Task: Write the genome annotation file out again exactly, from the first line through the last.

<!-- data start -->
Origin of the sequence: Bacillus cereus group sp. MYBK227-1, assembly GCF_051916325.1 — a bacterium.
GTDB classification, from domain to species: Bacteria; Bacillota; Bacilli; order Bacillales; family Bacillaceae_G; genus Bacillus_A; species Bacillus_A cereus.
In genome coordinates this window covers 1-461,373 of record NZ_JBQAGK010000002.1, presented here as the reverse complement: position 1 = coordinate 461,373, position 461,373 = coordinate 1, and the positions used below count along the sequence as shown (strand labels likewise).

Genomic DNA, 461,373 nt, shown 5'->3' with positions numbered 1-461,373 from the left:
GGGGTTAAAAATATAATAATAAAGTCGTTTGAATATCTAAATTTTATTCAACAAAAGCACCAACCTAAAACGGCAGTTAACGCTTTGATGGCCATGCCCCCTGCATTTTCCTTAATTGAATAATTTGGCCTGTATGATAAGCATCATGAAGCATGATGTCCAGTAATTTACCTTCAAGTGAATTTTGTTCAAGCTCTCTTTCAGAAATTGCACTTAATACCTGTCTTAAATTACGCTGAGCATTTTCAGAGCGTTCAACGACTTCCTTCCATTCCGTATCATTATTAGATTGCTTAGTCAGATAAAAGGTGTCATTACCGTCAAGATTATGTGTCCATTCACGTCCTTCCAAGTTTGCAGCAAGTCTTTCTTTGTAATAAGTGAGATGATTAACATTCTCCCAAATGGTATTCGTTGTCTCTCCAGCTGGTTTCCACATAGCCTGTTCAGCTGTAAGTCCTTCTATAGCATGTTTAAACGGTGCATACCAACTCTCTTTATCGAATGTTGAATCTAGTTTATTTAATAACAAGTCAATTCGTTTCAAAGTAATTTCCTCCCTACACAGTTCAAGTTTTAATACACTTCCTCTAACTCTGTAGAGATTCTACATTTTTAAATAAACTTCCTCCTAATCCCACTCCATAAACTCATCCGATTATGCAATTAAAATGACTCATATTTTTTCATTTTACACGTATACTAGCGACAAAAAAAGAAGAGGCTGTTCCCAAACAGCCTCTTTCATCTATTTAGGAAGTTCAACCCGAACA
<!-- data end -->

Origin of the sequence: Bacillus cereus group sp. MYBK227-1, assembly GCF_051916325.1 — a bacterium.
GTDB classification, from domain to species: Bacteria; Bacillota; Bacilli; order Bacillales; family Bacillaceae_G; genus Bacillus_A; species Bacillus_A cereus.
In genome coordinates this window covers 1-461,373 of record NZ_JBQAGK010000002.1, presented here as the reverse complement: position 1 = coordinate 461,373, position 461,373 = coordinate 1, and the positions used below count along the sequence as shown (strand labels likewise).

Genomic DNA, 461,373 nt, shown 5'->3' with positions numbered 1-461,373 from the left:
GGGGTTAAAAATATAATAATAAAGTCGTTTGAATATCTAAATTTTATTCAACAAAAGCACCAACCTAAAACGGCAGTTAACGCTTTGATGGCCATGCCCCCTGCATTTTCCTTAATTGAATAATTTGGCCTGTATGATAAGCATCATGAAGCATGATGTCCAGTAATTTACCTTCAAGTGAATTTTGTTCAAGCTCTCTTTCAGAAATTGCACTTAATACCTGTCTTAAATTACGCTGAGCATTTTCAGAGCGTTCAACGACTTCCTTCCATTCCGTATCATTATTAGATTGCTTAGTCAGATAAAAGGTGTCATTACCGTCAAGATTATGTGTCCATTCACGTCCTTCCAAGTTTGCAGCAAGTCTTTCTTTGTAATAAGTGAGATGATTAACATTCTCCCAAATGGTATTCGTTGTCTCTCCAGCTGGTTTCCACATAGCCTGTTCAGCTGTAAGTCCTTCTATAGCATGTTTAAACGGTGCATACCAACTCTCTTTATCGAATGTTGAATCTAGTTTATTTAATAACAAGTCAATTCGTTTCAAAGTAATTTCCTCCCTACACAGTTCAAGTTTTAATACACTTCCTCTAACTCTGTAGAGATTCTACATTTTTAAATAAACTTCCTCCTAATCCCACTCCATAAACTCATCCGATTATGCAATTAAAATGACTCATATTTTTTCATTTTACACGTATACTAGCGACAAAAAAAGAAGAGGCTGTTCCCAAACAGCCTCTTTCATCTATTTAGGAAGTTCAACCCGAACA